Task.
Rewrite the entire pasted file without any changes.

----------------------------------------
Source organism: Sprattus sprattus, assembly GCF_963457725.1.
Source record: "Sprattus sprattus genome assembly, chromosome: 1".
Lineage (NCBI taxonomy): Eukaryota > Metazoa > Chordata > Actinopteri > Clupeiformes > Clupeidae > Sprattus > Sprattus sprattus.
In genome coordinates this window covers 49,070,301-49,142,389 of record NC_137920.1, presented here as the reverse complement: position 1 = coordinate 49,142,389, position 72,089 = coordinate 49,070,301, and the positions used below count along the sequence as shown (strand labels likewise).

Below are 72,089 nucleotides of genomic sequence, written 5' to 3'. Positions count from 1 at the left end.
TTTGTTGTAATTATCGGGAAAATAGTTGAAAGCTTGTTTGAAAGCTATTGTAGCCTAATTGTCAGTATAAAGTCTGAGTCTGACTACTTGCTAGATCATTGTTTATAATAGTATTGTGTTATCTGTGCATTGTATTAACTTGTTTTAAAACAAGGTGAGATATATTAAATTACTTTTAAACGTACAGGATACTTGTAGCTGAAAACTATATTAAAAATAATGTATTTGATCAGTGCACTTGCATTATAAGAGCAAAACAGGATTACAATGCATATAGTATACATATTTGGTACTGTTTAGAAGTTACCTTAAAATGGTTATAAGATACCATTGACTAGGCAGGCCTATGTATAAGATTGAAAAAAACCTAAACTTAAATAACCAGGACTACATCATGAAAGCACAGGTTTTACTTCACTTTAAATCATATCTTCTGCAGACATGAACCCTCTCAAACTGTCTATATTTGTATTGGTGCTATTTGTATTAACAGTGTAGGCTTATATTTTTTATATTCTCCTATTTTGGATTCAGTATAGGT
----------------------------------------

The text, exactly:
Source organism: Sprattus sprattus, assembly GCF_963457725.1.
Source record: "Sprattus sprattus genome assembly, chromosome: 1".
Lineage (NCBI taxonomy): Eukaryota > Metazoa > Chordata > Actinopteri > Clupeiformes > Clupeidae > Sprattus > Sprattus sprattus.
In genome coordinates this window covers 49,070,301-49,142,389 of record NC_137920.1, presented here as the reverse complement: position 1 = coordinate 49,142,389, position 72,089 = coordinate 49,070,301, and the positions used below count along the sequence as shown (strand labels likewise).

Below are 72,089 nucleotides of genomic sequence, written 5' to 3'. Positions count from 1 at the left end.
TTTGTTGTAATTATCGGGAAAATAGTTGAAAGCTTGTTTGAAAGCTATTGTAGCCTAATTGTCAGTATAAAGTCTGAGTCTGACTACTTGCTAGATCATTGTTTATAATAGTATTGTGTTATCTGTGCATTGTATTAACTTGTTTTAAAACAAGGTGAGATATATTAAATTACTTTTAAACGTACAGGATACTTGTAGCTGAAAACTATATTAAAAATAATGTATTTGATCAGTGCACTTGCATTATAAGAGCAAAACAGGATTACAATGCATATAGTATACATATTTGGTACTGTTTAGAAGTTACCTTAAAATGGTTATAAGATACCATTGACTAGGCAGGCCTATGTATAAGATTGAAAAAAACCTAAACTTAAATAACCAGGACTACATCATGAAAGCACAGGTTTTACTTCACTTTAAATCATATCTTCTGCAGACATGAACCCTCTCAAACTGTCTATATTTGTATTGGTGCTATTTGTATTAACAGTGTAGGCTTATATTTTTTATATTCTCCTATTTTGGATTCAGTATAGGT